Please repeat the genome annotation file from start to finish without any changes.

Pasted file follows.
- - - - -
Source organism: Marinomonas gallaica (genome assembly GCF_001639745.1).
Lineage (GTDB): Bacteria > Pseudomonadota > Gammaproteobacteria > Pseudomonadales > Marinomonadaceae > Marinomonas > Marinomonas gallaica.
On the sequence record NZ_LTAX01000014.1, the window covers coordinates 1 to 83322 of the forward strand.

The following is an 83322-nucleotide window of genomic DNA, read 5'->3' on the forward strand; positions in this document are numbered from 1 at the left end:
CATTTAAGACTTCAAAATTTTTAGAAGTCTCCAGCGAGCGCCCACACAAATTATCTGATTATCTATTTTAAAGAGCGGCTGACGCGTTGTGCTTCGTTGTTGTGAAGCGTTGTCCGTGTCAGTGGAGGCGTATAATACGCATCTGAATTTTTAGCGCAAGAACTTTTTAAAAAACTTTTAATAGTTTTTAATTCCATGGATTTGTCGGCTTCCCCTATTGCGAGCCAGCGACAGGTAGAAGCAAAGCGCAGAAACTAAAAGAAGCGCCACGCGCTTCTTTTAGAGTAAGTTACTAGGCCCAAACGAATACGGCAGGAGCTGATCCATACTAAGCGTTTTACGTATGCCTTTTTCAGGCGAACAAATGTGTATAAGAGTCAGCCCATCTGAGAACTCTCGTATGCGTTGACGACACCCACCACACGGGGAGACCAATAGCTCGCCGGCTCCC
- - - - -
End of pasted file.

Source organism: Marinomonas gallaica (genome assembly GCF_001639745.1).
Lineage (GTDB): Bacteria > Pseudomonadota > Gammaproteobacteria > Pseudomonadales > Marinomonadaceae > Marinomonas > Marinomonas gallaica.
On the sequence record NZ_LTAX01000014.1, the window covers coordinates 1 to 83322 of the forward strand.

The following is an 83322-nucleotide window of genomic DNA, read 5'->3' on the forward strand; positions in this document are numbered from 1 at the left end:
CATTTAAGACTTCAAAATTTTTAGAAGTCTCCAGCGAGCGCCCACACAAATTATCTGATTATCTATTTTAAAGAGCGGCTGACGCGTTGTGCTTCGTTGTTGTGAAGCGTTGTCCGTGTCAGTGGAGGCGTATAATACGCATCTGAATTTTTAGCGCAAGAACTTTTTAAAAAACTTTTAATAGTTTTTAATTCCATGGATTTGTCGGCTTCCCCTATTGCGAGCCAGCGACAGGTAGAAGCAAAGCGCAGAAACTAAAAGAAGCGCCACGCGCTTCTTTTAGAGTAAGTTACTAGGCCCAAACGAATACGGCAGGAGCTGATCCATACTAAGCGTTTTACGTATGCCTTTTTCAGGCGAACAAATGTGTATAAGAGTCAGCCCATCTGAGAACTCTCGTATGCGTTGACGACACCCACCACACGGGGAGACCAATAGCTCGCCGGCTCCC